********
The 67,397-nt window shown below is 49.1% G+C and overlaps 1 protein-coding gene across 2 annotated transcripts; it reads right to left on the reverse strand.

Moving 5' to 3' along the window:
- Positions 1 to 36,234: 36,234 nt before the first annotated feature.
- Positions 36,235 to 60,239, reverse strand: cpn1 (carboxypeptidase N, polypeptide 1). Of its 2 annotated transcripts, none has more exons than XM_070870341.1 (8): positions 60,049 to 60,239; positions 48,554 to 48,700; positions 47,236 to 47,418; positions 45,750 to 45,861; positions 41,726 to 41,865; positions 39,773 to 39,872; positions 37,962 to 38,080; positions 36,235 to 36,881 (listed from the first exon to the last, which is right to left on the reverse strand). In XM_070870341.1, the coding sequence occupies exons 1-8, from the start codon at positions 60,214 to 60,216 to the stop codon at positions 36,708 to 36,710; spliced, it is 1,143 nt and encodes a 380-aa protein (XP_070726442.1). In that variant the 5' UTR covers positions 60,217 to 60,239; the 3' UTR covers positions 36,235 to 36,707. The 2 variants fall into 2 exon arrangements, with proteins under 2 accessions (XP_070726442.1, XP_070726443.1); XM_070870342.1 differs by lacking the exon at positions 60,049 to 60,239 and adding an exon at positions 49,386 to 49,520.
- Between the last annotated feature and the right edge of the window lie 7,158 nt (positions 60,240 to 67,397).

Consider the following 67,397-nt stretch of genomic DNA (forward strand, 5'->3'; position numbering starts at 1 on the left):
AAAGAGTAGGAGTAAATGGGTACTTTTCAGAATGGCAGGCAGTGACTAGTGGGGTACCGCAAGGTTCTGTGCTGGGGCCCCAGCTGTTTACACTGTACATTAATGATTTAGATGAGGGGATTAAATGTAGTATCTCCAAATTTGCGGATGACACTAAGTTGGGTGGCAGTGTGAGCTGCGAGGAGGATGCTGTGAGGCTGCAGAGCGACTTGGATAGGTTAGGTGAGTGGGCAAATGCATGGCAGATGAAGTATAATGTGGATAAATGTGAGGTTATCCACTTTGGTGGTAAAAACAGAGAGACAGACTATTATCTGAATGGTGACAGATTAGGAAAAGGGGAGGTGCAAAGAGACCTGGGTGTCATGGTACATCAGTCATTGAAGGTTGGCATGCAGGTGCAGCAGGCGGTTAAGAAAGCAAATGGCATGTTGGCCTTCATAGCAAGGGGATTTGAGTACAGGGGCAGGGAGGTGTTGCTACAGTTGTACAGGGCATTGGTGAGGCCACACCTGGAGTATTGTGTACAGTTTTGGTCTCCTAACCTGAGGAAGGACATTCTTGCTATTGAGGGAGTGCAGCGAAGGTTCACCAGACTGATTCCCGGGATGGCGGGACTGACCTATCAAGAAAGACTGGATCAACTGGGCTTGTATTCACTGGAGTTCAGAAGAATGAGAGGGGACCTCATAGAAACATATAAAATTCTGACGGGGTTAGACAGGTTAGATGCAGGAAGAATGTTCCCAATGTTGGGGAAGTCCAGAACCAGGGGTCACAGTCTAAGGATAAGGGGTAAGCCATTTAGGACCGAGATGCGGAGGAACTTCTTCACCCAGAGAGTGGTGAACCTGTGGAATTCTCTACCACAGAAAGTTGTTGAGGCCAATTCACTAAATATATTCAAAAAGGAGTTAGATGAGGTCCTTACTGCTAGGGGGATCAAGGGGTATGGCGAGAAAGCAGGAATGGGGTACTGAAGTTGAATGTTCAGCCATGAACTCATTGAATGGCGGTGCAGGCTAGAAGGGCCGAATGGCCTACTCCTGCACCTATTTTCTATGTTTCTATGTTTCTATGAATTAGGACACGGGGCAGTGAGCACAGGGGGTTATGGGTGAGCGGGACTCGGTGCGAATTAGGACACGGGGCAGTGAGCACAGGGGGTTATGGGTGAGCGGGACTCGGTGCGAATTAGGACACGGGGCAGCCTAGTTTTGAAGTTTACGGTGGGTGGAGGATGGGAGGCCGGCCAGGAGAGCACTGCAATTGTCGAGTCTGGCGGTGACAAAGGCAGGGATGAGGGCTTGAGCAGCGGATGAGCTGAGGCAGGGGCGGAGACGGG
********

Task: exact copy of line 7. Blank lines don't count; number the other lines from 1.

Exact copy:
AAAGAGTAGGAGTAAATGGGTACTTTTCAGAATGGCAGGCAGTGACTAGTGGGGTACCGCAAGGTTCTGTGCTGGGGCCCCAGCTGTTTACACTGTACATTAATGATTTAGATGAGGGGATTAAATGTAGTATCTCCAAATTTGCGGATGACACTAAGTTGGGTGGCAGTGTGAGCTGCGAGGAGGATGCTGTGAGGCTGCAGAGCGACTTGGATAGGTTAGGTGAGTGGGCAAATGCATGGCAGATGAAGTATAATGTGGATAAATGTGAGGTTATCCACTTTGGTGGTAAAAACAGAGAGACAGACTATTATCTGAATGGTGACAGATTAGGAAAAGGGGAGGTGCAAAGAGACCTGGGTGTCATGGTACATCAGTCATTGAAGGTTGGCATGCAGGTGCAGCAGGCGGTTAAGAAAGCAAATGGCATGTTGGCCTTCATAGCAAGGGGATTTGAGTACAGGGGCAGGGAGGTGTTGCTACAGTTGTACAGGGCATTGGTGAGGCCACACCTGGAGTATTGTGTACAGTTTTGGTCTCCTAACCTGAGGAAGGACATTCTTGCTATTGAGGGAGTGCAGCGAAGGTTCACCAGACTGATTCCCGGGATGGCGGGACTGACCTATCAAGAAAGACTGGATCAACTGGGCTTGTATTCACTGGAGTTCAGAAGAATGAGAGGGGACCTCATAGAAACATATAAAATTCTGACGGGGTTAGACAGGTTAGATGCAGGAAGAATGTTCCCAATGTTGGGGAAGTCCAGAACCAGGGGTCACAGTCTAAGGATAAGGGGTAAGCCATTTAGGACCGAGATGCGGAGGAACTTCTTCACCCAGAGAGTGGTGAACCTGTGGAATTCTCTACCACAGAAAGTTGTTGAGGCCAATTCACTAAATATATTCAAAAAGGAGTTAGATGAGGTCCTTACTGCTAGGGGGATCAAGGGGTATGGCGAGAAAGCAGGAATGGGGTACTGAAGTTGAATGTTCAGCCATGAACTCATTGAATGGCGGTGCAGGCTAGAAGGGCCGAATGGCCTACTCCTGCACCTATTTTCTATGTTTCTATGTTTCTATGAATTAGGACACGGGGCAGTGAGCACAGGGGGTTATGGGTGAGCGGGACTCGGTGCGAATTAGGACACGGGGCAGTGAGCACAGGGGGTTATGGGTGAGCGGGACTCGGTGCGAATTAGGACACGGGGCAGCCTAGTTTTGAAGTTTACGGTGGGTGGAGGATGGGAGGCCGGCCAGGAGAGCACTGCAATTGTCGAGTCTGGCGGTGACAAAGGCAGGGATGAGGGCTTGAGCAGCGGATGAGCTGAGGCAGGGGCGGAGACGGG